Dr. Tanoff pointed out that science is conveying information ... not just learning the information, but discourse – going public – being able to present to colleagues and receive criticism. This is what the students do daily in these courses.
Mr. Sinclair, known for his engaging discussions, for his excitement for teaching and for donning a full-length lab coat daily, has been with KAMSC since 1988 and also is a National Board Certified Teacher.
Students were learning about the physics of the movie “Interstellar.” The “Physics student of the week” sitting in the recliner, had been recognized in class for going above and beyond, showing extra effort and seeking out additional learning opportunities.
The passion for physics just flows out of Mr. Sinclair. Students were completely engaged in this interactive discussion, taking notes while Mr. Sinclair provided relevant explanations. He seamlessly moved between the movie Interstellar and the physics content, always making the high-level content accessible to the students. He incorporated movie scenes to reinforce concepts, shared research and asked probing questions. The students’ questions to Mr. Sinclair showed their deep level of content understanding, as well.
I saw many kinds of instruction at KAMSC: engaging lectures with students taking notes, students solving problems in small groups to apply content previously learned, collaborative learning with students solving problems and presenting information to the class with students engaging in high-level academic discussion and debate about their solutions.
Although I witnessed a variety of instructional approaches, such as small group instruction, student-led learning and teacher-led discussions, one thing was consistent in each classroom. Students were engaged in the learning. Students were asking deep questions about the content. Students were making connections from one class to another. Students were working cooperatively with classmates to solve problems and deepen their understanding. Students were sharing their findings with their classmates and were seeking feedback from peers to guide their learning.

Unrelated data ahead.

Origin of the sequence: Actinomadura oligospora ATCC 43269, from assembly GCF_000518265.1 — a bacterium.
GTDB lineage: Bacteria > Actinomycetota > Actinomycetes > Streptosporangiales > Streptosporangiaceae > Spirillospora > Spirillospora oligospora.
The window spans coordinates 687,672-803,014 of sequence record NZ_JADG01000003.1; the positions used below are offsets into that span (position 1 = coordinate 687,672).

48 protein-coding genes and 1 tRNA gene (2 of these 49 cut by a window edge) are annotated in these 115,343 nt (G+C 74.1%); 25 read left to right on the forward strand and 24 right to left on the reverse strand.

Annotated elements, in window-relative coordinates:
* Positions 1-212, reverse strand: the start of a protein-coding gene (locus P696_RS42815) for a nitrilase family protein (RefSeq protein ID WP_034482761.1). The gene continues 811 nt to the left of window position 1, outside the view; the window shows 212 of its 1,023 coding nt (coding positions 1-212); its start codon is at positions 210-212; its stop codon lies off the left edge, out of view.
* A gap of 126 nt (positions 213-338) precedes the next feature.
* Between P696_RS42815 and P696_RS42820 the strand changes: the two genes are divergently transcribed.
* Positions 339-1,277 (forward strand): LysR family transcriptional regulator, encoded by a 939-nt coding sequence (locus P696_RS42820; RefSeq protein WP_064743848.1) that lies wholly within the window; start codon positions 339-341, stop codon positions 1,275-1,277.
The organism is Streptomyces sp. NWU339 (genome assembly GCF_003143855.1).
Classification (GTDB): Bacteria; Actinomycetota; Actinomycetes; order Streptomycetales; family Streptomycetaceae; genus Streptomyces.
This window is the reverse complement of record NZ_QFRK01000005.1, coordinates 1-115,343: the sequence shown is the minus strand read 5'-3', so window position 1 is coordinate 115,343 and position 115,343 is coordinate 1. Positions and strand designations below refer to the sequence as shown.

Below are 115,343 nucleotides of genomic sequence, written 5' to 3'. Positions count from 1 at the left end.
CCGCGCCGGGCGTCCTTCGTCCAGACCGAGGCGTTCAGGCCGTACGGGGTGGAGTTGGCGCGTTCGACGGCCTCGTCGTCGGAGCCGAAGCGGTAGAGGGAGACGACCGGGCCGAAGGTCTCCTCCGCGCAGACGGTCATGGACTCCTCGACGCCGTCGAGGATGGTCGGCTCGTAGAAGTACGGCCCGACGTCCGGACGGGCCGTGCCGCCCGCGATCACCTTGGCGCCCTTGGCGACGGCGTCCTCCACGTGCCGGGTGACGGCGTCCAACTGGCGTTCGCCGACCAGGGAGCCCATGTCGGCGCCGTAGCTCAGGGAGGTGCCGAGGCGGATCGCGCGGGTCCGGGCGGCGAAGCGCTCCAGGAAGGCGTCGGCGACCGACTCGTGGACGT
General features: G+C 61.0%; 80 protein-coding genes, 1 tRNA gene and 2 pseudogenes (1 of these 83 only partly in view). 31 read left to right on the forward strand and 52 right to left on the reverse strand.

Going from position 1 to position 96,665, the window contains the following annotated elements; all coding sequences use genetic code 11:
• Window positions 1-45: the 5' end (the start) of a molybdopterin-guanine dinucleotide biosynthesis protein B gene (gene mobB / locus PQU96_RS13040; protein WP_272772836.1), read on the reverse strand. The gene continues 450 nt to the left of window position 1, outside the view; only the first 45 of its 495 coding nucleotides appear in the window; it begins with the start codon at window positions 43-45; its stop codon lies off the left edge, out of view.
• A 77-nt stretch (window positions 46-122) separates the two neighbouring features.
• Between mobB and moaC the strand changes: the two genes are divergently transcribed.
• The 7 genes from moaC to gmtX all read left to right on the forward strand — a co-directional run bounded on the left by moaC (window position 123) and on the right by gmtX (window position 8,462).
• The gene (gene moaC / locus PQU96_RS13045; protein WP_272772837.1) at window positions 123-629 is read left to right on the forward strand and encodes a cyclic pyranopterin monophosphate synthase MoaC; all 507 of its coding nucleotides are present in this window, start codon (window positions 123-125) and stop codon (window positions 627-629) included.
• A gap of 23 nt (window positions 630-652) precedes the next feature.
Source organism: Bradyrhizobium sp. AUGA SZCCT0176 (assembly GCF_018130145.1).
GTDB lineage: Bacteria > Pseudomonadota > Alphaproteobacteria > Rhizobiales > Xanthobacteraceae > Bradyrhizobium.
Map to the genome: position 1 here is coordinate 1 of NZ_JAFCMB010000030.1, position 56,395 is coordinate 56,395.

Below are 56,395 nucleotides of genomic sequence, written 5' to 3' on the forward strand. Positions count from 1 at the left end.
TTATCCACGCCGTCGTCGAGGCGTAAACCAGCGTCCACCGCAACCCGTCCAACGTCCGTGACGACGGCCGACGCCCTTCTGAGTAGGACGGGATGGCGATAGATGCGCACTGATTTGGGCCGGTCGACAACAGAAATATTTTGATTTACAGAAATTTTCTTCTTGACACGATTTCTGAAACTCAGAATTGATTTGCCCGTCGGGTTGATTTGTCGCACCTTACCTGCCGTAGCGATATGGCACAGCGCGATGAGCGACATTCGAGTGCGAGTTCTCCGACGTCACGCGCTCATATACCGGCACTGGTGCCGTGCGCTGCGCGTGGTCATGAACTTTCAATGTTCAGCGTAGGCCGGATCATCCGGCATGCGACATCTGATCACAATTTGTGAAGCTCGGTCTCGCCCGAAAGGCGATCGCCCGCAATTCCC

The student commons area at KAMSC showcases pennants from the hundreds of universities in which these students have continued their education. While a significant number of students have chosen the University of Michigan, also represented are Ivy League schools, military academies and other top-ranked universities.
I was fortunate to talk with many students during my visit to KAMSC. A theme quickly emerged during these discussions. The students all mentioned that the people and atmosphere are what keep them at KAMSC, with many commenting on the family-feel environment. They pointed out that everyone at KAMSC is invested in their learning, and there is an atmosphere of collaboration where they are all learning together. They noted that the teachers are invested in their learning, are especially passionate about what they teach and are enthusiastic while making the subjects come alive. They appreciate that the teachers treat them like adults and believe in each of them.
One student mentioned that the teachers “put a lot of faith in us and have higher expectations for us than any other teacher in my school career.” She pointed out that students develop strong relationships with their teachers, and teachers are always available after hours to provide additional support for the rigorous content. It is obvious that the teachers of KAMSC truly care about the students’ success. They offer individual attention. Students are closely monitored and are sought out for extra work after class, when necessary. There is an expectation that students will work hard, will try their best and will succeed.
Another student mentioned that she came to KAMSC to pursue a career in STEM, but she stayed because of the relationships and collaboration.
KAMSC is one outstanding example of an accelerated academic program in Kalamazoo County designed for students to excel in various fields. Please share the types of programs your area offers to meet the needs of students with exceptional academic abilities. I would love to connect!
Laura Chang is Michigan’s Teacher of the Year for 2018-19, and Meemic is proud to partner with the Michigan Department of Education for the program. Laura is entering her nineteenth year of teaching at Sunset Lake Elementary in Vicksburg Community Schools, where she is currently a K-5 interventionist.